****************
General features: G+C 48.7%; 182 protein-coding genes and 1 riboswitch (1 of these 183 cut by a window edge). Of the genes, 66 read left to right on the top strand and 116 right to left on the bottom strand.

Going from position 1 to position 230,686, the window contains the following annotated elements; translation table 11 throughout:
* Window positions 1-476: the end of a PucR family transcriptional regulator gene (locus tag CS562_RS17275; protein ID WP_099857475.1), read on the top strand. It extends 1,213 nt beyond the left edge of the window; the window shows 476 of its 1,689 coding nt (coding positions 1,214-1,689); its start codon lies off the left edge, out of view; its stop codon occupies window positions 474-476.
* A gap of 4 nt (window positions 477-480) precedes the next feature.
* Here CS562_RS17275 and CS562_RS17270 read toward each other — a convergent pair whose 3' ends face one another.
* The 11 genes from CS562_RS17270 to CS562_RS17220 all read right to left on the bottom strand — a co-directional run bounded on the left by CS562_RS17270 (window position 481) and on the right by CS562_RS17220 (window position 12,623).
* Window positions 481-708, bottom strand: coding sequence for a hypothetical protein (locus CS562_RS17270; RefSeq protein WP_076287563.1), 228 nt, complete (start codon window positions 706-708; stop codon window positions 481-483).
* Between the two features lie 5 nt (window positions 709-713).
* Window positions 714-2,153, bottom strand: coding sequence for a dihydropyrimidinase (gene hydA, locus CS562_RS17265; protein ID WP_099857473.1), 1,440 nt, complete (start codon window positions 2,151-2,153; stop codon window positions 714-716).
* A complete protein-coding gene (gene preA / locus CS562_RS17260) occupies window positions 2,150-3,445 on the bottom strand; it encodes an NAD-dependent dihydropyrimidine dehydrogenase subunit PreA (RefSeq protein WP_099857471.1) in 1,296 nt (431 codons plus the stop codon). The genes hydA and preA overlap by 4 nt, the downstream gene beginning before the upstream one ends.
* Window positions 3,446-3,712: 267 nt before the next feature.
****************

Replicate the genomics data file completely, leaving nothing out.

General features: G+C 48.7%; 182 protein-coding genes and 1 riboswitch (1 of these 183 cut by a window edge). Of the genes, 66 read left to right on the top strand and 116 right to left on the bottom strand.

Going from position 1 to position 230,686, the window contains the following annotated elements; translation table 11 throughout:
* Window positions 1-476: the end of a PucR family transcriptional regulator gene (locus tag CS562_RS17275; protein ID WP_099857475.1), read on the top strand. It extends 1,213 nt beyond the left edge of the window; the window shows 476 of its 1,689 coding nt (coding positions 1,214-1,689); its start codon lies off the left edge, out of view; its stop codon occupies window positions 474-476.
* A gap of 4 nt (window positions 477-480) precedes the next feature.
* Here CS562_RS17275 and CS562_RS17270 read toward each other — a convergent pair whose 3' ends face one another.
* The 11 genes from CS562_RS17270 to CS562_RS17220 all read right to left on the bottom strand — a co-directional run bounded on the left by CS562_RS17270 (window position 481) and on the right by CS562_RS17220 (window position 12,623).
* Window positions 481-708, bottom strand: coding sequence for a hypothetical protein (locus CS562_RS17270; RefSeq protein WP_076287563.1), 228 nt, complete (start codon window positions 706-708; stop codon window positions 481-483).
* Between the two features lie 5 nt (window positions 709-713).
* Window positions 714-2,153, bottom strand: coding sequence for a dihydropyrimidinase (gene hydA, locus CS562_RS17265; protein ID WP_099857473.1), 1,440 nt, complete (start codon window positions 2,151-2,153; stop codon window positions 714-716).
* A complete protein-coding gene (gene preA / locus CS562_RS17260) occupies window positions 2,150-3,445 on the bottom strand; it encodes an NAD-dependent dihydropyrimidine dehydrogenase subunit PreA (RefSeq protein WP_099857471.1) in 1,296 nt (431 codons plus the stop codon). The genes hydA and preA overlap by 4 nt, the downstream gene beginning before the upstream one ends.
* Window positions 3,446-3,712: 267 nt before the next feature.